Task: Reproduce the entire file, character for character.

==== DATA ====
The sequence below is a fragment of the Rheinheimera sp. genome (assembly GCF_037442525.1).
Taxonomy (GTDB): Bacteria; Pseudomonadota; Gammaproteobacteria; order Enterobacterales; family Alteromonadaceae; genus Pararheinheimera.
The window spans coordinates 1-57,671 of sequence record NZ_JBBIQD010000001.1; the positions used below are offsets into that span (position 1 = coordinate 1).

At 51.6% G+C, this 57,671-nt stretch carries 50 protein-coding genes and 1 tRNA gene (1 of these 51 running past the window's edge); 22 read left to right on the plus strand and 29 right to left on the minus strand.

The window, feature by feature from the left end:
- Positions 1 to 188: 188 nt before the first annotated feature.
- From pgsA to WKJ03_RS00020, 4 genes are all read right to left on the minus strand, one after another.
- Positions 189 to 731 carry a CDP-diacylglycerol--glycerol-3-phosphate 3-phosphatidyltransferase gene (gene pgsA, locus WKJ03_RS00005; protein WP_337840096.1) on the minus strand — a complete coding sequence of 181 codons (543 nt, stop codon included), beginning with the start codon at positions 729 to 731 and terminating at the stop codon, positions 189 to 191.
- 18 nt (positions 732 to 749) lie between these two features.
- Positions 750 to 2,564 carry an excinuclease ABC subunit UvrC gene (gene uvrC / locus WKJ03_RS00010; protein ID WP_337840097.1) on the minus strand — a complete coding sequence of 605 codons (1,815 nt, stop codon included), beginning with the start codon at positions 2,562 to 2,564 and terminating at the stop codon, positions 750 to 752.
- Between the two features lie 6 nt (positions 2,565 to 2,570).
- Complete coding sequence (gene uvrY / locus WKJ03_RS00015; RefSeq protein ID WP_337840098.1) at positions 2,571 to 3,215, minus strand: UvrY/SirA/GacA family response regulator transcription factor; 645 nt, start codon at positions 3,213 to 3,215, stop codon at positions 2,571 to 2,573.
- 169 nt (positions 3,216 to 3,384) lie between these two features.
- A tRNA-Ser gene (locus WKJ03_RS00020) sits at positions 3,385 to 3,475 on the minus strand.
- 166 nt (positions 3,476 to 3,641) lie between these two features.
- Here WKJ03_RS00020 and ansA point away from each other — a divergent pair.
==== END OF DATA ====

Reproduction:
The sequence below is a fragment of the Rheinheimera sp. genome (assembly GCF_037442525.1).
Taxonomy (GTDB): Bacteria; Pseudomonadota; Gammaproteobacteria; order Enterobacterales; family Alteromonadaceae; genus Pararheinheimera.
The window spans coordinates 1-57,671 of sequence record NZ_JBBIQD010000001.1; the positions used below are offsets into that span (position 1 = coordinate 1).

At 51.6% G+C, this 57,671-nt stretch carries 50 protein-coding genes and 1 tRNA gene (1 of these 51 running past the window's edge); 22 read left to right on the plus strand and 29 right to left on the minus strand.

The window, feature by feature from the left end:
- Positions 1 to 188: 188 nt before the first annotated feature.
- From pgsA to WKJ03_RS00020, 4 genes are all read right to left on the minus strand, one after another.
- Positions 189 to 731 carry a CDP-diacylglycerol--glycerol-3-phosphate 3-phosphatidyltransferase gene (gene pgsA, locus WKJ03_RS00005; protein WP_337840096.1) on the minus strand — a complete coding sequence of 181 codons (543 nt, stop codon included), beginning with the start codon at positions 729 to 731 and terminating at the stop codon, positions 189 to 191.
- 18 nt (positions 732 to 749) lie between these two features.
- Positions 750 to 2,564 carry an excinuclease ABC subunit UvrC gene (gene uvrC / locus WKJ03_RS00010; protein ID WP_337840097.1) on the minus strand — a complete coding sequence of 605 codons (1,815 nt, stop codon included), beginning with the start codon at positions 2,562 to 2,564 and terminating at the stop codon, positions 750 to 752.
- Between the two features lie 6 nt (positions 2,565 to 2,570).
- Complete coding sequence (gene uvrY / locus WKJ03_RS00015; RefSeq protein ID WP_337840098.1) at positions 2,571 to 3,215, minus strand: UvrY/SirA/GacA family response regulator transcription factor; 645 nt, start codon at positions 3,213 to 3,215, stop codon at positions 2,571 to 2,573.
- 169 nt (positions 3,216 to 3,384) lie between these two features.
- A tRNA-Ser gene (locus WKJ03_RS00020) sits at positions 3,385 to 3,475 on the minus strand.
- 166 nt (positions 3,476 to 3,641) lie between these two features.
- Here WKJ03_RS00020 and ansA point away from each other — a divergent pair.